Special economic zone now has 85 companies
Cayman Enterprise City, the knowledge-based special economic zone, is leasing the Flagship building in George Town.
With 85 companies signed up to enter the zone, up from 29 at the beginning of the year, CEC is outgrowing its existing office space across four buildings, including the HSBC Building, the Grand Pavilion, Breezy Castle and the Mirco Centre.
The move will give “Cayman Enterprise City a recognizable and prominent temporary home, while the campus is being built,” said Charlie Kirkconnell, chief executive officer of CEC.
The special economic zone is fast approaching the critical number of zone companies needed to trigger construction of the actual Cayman Enterprise City campus, he said.
“We are actively in the market for the real estate that will be the site of the special economic zone. And while nothing can be guaranteed, we are seeking to finalize a deal to acquire the property that will be the campus before the end of this year.”
In the meantime, the new CEC City Center will bring renewed economic stimulus to downtown George Town, which has been deserted by businesses during the past few years.
The 30,000 to 40,000 square foot Flagship building itself was only vacated earlier this month by Island Companies.
“We are happy to be part of the revitalization of George Town, even if it is only temporary,” Mr. Kirkconnell said.
The move guarantees economic activity for George Town for a short number of years, but it may continue to serve as a conduit into the Cayman Enterprise City campus on a longer-term basis, he noted.
“It is almost a funnel into the zone. As clients are coming in, they are going into the temporary buildings until their space at the main campus is ready,” he said.
Beginning in October, CEC will occupy the upper floors of the building that is currently remodeled and refit. Two zone companies are designated as tenants.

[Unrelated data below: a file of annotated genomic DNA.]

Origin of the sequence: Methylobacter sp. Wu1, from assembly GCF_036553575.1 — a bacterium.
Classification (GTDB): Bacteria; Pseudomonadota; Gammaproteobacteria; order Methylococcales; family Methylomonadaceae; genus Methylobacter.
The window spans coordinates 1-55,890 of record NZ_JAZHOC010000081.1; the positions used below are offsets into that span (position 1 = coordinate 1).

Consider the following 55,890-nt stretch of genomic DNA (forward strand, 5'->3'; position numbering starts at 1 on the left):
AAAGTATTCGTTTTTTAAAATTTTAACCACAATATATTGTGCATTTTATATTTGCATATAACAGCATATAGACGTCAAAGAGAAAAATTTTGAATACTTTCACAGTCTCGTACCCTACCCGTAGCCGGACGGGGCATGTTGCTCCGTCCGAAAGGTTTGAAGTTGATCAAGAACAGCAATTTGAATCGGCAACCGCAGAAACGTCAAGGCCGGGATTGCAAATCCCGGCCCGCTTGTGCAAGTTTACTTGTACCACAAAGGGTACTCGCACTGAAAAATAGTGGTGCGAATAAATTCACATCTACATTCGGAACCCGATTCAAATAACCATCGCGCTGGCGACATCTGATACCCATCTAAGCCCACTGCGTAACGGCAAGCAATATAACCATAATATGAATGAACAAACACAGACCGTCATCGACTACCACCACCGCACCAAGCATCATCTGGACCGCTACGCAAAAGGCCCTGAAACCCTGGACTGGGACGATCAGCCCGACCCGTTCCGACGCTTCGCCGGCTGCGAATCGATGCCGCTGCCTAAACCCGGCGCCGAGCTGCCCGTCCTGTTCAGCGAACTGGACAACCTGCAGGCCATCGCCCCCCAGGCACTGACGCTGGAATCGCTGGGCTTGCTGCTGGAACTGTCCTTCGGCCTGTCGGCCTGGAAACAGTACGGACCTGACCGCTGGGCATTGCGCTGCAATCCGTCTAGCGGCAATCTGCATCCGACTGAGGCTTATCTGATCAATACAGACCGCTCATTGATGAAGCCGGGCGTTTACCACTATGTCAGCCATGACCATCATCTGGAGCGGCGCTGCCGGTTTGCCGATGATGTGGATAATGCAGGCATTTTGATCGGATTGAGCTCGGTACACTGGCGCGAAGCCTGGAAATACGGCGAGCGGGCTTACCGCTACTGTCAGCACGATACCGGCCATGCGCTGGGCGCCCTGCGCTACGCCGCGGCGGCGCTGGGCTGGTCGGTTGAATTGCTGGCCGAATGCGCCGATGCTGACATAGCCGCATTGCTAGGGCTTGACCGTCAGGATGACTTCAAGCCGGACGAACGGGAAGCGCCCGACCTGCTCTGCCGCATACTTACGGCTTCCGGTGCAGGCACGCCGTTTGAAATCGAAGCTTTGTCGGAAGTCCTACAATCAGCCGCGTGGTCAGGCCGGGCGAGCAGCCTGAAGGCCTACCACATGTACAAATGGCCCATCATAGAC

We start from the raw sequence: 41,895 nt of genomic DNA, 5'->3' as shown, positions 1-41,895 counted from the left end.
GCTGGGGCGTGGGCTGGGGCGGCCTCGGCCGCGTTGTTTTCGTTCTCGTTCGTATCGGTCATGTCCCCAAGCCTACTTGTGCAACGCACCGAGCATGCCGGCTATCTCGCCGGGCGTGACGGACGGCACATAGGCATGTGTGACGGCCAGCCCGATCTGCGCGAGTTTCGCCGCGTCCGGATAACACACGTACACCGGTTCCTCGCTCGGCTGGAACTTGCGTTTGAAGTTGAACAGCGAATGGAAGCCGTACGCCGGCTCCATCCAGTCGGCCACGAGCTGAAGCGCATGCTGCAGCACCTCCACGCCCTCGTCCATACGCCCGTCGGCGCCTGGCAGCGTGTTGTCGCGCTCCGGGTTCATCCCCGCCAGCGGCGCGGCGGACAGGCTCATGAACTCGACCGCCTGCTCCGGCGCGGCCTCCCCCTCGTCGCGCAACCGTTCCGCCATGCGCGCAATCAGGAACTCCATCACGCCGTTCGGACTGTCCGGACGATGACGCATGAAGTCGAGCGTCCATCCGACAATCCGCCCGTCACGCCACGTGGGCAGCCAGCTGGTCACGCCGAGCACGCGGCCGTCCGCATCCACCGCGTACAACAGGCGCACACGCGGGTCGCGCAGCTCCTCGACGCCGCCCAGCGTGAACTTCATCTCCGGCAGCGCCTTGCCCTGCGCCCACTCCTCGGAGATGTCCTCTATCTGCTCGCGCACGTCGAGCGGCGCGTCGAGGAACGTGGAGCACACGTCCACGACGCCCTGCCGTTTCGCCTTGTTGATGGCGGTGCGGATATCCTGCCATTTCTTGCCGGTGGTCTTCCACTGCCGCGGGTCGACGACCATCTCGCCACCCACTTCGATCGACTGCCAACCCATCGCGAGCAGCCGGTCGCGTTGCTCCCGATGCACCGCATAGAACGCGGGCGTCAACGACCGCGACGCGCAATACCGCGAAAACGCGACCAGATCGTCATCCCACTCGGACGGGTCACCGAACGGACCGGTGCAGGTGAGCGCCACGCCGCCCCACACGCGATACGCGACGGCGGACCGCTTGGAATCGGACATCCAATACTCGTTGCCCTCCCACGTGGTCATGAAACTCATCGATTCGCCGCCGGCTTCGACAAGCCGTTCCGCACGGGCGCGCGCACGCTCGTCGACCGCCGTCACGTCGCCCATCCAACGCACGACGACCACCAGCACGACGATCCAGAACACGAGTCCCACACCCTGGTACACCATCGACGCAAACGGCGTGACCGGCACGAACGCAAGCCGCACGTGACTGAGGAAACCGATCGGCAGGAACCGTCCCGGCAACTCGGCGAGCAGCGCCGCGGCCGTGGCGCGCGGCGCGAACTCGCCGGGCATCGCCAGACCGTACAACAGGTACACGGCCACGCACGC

“We have two clients that will be going in there as soon as the spaces have been fit out,” Mr. Kirkconnell said.
The CEC chief executive said the special economic zone had a successful year signing up new zone companies. “We anticipate closing the year in excess of 100 companies,” he said. “We would like that to be as high as 115 or 120.”
While this target is aggressive, Mr. Kirkconnell said he believes the trajectory of the project has changed. It takes CEC clients on average six to nine months to make a definitive decision on whether to become a zone company. Changes instituted in the marketing and sales process at the beginning of the year, therefore are only gradually taking effect now, he said.
Of the 85 companies that have signed a license agreement, about 60 have a trade certificate and are already operating in the zone. It takes most companies two to three months to become operational from signing the agreement.
Unlike shell companies, special economic zone companies must have a physical presence and at least one employee on island. In all, zone companies currently employ about 100 people.
As a result, Kirkconnell said, the special economic zone is already delivering the expected economic multiplier effect, with zone employees buying houses and cars, and spending money in shops and restaurants.
Moreover, the number of zone employees is expected to increase rapidly in the next two to three months. According to CEC, two recently signed up companies are significantly larger. “One of those companies is projecting to employ in the range of 30 to 40 people, which will change these numbers significantly,” Mr. Kirkconnell said.